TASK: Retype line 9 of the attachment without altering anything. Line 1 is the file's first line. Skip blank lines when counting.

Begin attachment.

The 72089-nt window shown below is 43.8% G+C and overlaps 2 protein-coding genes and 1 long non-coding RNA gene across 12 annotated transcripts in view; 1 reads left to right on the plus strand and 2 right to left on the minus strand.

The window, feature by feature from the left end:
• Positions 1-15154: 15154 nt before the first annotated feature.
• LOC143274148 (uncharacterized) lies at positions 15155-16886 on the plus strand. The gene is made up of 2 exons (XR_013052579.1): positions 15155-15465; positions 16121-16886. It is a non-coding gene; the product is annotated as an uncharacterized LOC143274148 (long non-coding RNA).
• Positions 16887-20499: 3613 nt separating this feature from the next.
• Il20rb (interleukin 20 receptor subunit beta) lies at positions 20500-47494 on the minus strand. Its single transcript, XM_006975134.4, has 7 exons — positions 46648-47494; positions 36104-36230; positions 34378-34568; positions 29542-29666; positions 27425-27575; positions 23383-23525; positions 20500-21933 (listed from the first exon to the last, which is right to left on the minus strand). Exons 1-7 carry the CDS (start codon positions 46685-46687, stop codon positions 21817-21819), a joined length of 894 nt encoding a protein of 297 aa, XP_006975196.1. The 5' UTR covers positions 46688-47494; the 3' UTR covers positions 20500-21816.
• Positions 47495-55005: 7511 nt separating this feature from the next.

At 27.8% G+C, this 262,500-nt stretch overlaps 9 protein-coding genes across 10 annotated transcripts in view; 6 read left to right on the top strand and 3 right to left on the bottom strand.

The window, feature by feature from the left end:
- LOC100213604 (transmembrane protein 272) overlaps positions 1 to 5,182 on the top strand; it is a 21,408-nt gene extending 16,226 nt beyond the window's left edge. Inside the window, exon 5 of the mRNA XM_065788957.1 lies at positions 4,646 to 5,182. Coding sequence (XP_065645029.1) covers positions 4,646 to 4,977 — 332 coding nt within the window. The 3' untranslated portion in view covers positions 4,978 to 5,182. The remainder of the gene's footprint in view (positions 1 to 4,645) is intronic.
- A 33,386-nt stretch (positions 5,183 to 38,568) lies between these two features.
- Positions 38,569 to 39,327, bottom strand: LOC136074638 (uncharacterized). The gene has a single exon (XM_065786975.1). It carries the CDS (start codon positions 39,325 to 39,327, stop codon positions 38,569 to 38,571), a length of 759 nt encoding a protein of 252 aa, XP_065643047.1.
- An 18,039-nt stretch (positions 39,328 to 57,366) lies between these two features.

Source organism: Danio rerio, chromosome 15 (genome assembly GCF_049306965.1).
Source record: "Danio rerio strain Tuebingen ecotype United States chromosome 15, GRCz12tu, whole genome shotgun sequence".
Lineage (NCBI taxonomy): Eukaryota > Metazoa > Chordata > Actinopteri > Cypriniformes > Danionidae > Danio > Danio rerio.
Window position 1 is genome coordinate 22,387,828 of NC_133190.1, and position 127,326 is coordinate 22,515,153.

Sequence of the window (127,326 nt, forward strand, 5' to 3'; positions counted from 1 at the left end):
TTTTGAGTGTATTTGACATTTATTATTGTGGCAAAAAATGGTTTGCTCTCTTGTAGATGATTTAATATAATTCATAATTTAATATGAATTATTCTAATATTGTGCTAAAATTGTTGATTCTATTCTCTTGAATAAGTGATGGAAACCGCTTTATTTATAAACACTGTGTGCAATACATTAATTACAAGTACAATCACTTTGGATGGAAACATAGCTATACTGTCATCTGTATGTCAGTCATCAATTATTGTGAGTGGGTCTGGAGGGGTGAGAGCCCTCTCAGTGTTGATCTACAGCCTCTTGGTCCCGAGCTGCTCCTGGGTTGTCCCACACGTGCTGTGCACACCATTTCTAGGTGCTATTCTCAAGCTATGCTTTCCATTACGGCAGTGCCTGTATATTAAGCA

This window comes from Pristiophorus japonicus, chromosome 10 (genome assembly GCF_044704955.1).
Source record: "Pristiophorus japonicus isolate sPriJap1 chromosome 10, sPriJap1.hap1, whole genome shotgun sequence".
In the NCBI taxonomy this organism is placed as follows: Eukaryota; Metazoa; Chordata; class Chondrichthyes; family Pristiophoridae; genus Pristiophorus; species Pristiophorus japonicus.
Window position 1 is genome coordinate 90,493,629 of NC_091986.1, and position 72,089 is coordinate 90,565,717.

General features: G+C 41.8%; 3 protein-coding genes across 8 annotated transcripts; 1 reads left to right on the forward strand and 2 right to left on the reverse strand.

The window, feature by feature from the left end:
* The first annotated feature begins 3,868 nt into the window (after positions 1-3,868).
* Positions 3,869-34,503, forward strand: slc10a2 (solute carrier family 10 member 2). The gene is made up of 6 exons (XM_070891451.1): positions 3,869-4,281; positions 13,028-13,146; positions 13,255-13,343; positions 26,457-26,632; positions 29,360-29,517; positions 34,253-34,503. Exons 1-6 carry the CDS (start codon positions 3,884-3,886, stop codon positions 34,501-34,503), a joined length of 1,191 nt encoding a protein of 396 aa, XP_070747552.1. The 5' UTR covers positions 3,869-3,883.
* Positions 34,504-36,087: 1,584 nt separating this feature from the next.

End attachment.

The window, feature by feature from the left end: